Convert logistic regression standard errors to odds ratios with R

Converting logistic regression coefficients and standard errors into odds ratios is trivial in Stata: just add , or to the end of a logit command:

. use "http://www.ats.ucla.edu/stat/data/hsbdemo", clear

. logit honors i.female math read, or

Logistic regression                             Number of obs     =        200
                                                LR chi2(3)        =      80.87
                                                Prob > chi2       =     0.0000
Log likelihood = -75.209827                     Pseudo R2         =     0.3496

------------------------------------------------------------------------------
      honors | Odds Ratio   Std. Err.      z    P>|z|     [95% Conf. Interval]
-------------+----------------------------------------------------------------
      female |
     female  |   3.173393   1.377573     2.66   0.008      1.35524    7.430728
        math |   1.140779   .0370323     4.06   0.000     1.070458     1.21572
        read |   1.078145    .029733     2.73   0.006     1.021417    1.138025
       _cons |   1.99e-06   3.68e-06    -7.09   0.000     5.29e-08    .0000749
------------------------------------------------------------------------------

Doing the same thing in R is a little trickier. Calculating odds ratios for coefficients is trivial, and exp(coef(model)) gives the same results as Stata:

# Load libraries
library(dplyr)  # Data frame manipulation
library(readr)  # Read CSVs nicely
library(broom)  # Convert models to data frames

# Use treatment contrasts instead of polynomial contrasts for ordered factors
options(contrasts=rep("contr.treatment", 2))

# Load and clean data
df <- read_csv("http://www.ats.ucla.edu/stat/data/hsbdemo.csv") %>%
  mutate(honors = factor(honors, levels=c("not enrolled", "enrolled")),
         female = factor(female, levels=c("male", "female"), ordered=TRUE))

# Run model
model <- glm(honors ~ female + math + read, data=df, family=binomial(link="logit"))
summary(model)
#> 
#> Call:
#> glm(formula = honors ~ female + math + read, family = binomial(link = "logit"), 
#>     data = df)
#> 
#> Deviance Residuals: 
#>     Min       1Q   Median       3Q      Max  
#> -2.0055  -0.6061  -0.2730   0.4844   2.3953  
#> 
#> Coefficients:
#>               Estimate Std. Error z value Pr(>|z|)    
#> (Intercept)  -13.12749    1.85080  -7.093 1.31e-12 ***
#> femalefemale   1.15480    0.43409   2.660  0.00781 **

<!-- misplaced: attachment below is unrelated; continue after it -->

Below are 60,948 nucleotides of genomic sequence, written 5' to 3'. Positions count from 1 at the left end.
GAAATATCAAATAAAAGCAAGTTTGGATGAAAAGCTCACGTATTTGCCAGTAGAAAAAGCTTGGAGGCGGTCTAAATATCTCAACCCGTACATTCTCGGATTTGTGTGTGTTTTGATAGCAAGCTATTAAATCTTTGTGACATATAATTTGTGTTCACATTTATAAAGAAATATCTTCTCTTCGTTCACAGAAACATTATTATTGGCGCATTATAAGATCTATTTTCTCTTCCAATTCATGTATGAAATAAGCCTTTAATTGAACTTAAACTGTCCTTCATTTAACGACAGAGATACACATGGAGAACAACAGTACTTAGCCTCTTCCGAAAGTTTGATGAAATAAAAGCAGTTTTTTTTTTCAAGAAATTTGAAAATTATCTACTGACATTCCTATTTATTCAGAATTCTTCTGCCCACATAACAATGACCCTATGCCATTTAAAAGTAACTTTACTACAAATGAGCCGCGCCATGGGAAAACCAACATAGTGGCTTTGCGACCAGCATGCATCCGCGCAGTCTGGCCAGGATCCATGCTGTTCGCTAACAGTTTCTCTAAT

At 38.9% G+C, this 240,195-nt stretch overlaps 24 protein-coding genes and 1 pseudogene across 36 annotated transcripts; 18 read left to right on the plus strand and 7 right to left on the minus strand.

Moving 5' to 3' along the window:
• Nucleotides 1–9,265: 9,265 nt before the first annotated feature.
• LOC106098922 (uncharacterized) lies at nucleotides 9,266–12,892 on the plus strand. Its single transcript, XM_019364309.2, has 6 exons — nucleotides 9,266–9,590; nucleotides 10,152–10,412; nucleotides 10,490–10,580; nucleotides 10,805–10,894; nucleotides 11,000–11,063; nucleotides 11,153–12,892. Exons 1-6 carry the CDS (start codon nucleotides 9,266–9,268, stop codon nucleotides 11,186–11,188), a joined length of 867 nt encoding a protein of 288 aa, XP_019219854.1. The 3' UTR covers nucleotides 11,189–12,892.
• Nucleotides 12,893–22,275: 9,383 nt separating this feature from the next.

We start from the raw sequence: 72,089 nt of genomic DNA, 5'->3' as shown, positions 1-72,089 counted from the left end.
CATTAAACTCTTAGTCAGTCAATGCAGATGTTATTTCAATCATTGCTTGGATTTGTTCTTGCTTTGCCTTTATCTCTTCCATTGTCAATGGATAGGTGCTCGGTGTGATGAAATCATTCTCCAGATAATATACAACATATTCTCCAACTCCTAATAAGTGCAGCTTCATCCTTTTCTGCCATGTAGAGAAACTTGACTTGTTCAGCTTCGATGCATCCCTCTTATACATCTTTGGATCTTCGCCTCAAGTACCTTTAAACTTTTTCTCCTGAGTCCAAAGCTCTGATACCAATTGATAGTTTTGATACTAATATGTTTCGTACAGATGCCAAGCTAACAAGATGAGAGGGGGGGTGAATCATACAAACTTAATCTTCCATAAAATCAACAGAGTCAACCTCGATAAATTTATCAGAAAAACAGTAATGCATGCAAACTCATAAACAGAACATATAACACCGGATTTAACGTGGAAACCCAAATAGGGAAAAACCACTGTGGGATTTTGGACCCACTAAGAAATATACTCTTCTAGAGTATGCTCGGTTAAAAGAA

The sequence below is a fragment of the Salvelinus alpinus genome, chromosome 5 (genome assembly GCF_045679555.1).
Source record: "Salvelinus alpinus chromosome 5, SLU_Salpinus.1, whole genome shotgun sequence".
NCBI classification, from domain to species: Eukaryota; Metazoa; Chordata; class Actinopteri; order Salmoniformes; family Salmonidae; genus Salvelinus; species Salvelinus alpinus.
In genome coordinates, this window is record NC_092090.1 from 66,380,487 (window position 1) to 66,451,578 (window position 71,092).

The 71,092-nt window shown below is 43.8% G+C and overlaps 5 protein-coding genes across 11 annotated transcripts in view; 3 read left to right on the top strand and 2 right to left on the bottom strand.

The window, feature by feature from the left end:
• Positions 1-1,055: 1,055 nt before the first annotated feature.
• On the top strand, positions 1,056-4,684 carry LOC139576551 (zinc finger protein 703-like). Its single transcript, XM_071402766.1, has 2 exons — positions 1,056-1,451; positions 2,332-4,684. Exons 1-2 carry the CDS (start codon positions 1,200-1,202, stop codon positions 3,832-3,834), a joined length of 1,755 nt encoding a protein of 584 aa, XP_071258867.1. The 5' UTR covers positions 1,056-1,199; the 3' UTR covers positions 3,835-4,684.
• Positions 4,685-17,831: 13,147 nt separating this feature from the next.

#> math           0.13171    0.03246   4.058 4.96e-05 ***
#> read           0.07524    0.02758   2.728  0.00636 ** 
#> ---
#> Signif. codes:  0 '***' 0.001 '**' 0.01 '*' 0.05 '.' 0.1 ' ' 1
#> 
#> (Dispersion parameter for binomial family taken to be 1)
#> 
#>     Null deviance: 231.29  on 199  degrees of freedom
#> Residual deviance: 150.42  on 196  degrees of freedom
#> AIC: 158.42
#> 
#> Number of Fisher Scoring iterations: 5

# Exponentiate coefficients
exp(coef(model))
#>  (Intercept) femalefemale         math         read 
#> 1.989771e-06 3.173393e+00 1.140779e+00 1.078145e+00

# Exponentiate standard errors
# WRONG
ses <- sqrt(diag(vcov(model)))
exp(ses)
#>  (Intercept) femalefemale         math         read 
#>     6.364894     1.543557     1.032994     1.027961

Calculating the odds-ratio adjusted standard errors is less trivial—exp(ses) does not work. This is because of the underlying math behind logistic regression (and all other models that use odds ratios, hazard ratios, etc.). Instead of exponentiating, the standard errors have to be calculated with calculus (Taylor series) or simulation (bootstrapping). Stata uses the Taylor series-based delta method, which is fairly easy to implement in R (see Example 2).

Essentially, you can calculate the odds ratio-adjusted standard error with \(\sqrt{\text{gradient} \times \text{coefficient variance} \times \text{gradient}}\), and since the first derivative/gradient of \(e^x\) is just \(e^x\), in this case the adjusted standard error is simply \(\sqrt{e^{\text{coefficient}} \times \text{coefficient variance} \times e^{\text{coefficient}}}\) or \(\sqrt{(e^{\text{coefficient}})^2 \times \text{coefficient variance}}\)

Doing this in R is easy, especially with broom::tidy():

model.df <- tidy(model)  # Convert model to dataframe for easy manipulation
model.df
#>           term     estimate  std.error statistic      p.value
#> 1  (Intercept) -13.12749111 1.85079765 -7.092883 1.313465e-12
#> 2 femalefemale   1.15480121 0.43408932  2.660285 7.807461e-03
#> 3         math   0.13171175 0.03246105  4.057532 4.959406e-05
#> 4         read   0.07524236 0.02757725  2.728422 6.363817e-03

model.df %>% 
  mutate(or = exp(estimate),  # Odds ratio/gradient
         var.diag = diag(vcov(model)),  # Variance of each coefficient
         or.se = sqrt(or^2 * var.diag))  # Odds-ratio adjusted 
#>           term     estimate  std.error statistic      p.value           or
#> 1  (Intercept) -13.12749111 1.85079765 -7.092883 1.313465e-12 1.989771e-06
#> 2 femalefemale   1.15480121 0.43408932  2.660285 7.807461e-03 3.173393e+00
#> 3         math   0.13171175 0.03246105  4.057532 4.959406e-05 1.140779e+00
#> 4         read   0.07524236 0.02757725  2.728422 6.363817e-03 1.078145e+00
#>       var.diag        or.se
#> 1 3.4254519469 3.682663e-06
#> 2 0.1884335381 1.377536e+00
#> 3 0.0010537198 3.703090e-02
#> 4 0.0007605045 2.973228e-02

This can all be wrapped up into a simple function:

get.or.se <- function(model) {
  broom::tidy(model) %>% 
    mutate(or = exp(estimate),
           var.diag = diag(vcov(model)),
           or.se = sqrt(or^2 * var.diag)) %>%
    select(or.se) %>% unlist %>% unname
}

get.or.se(model)
#> [1] 3.682663e-06 1.377536e+00 3.703090e-02 2.973228e-02

Same results in both programs!

Same!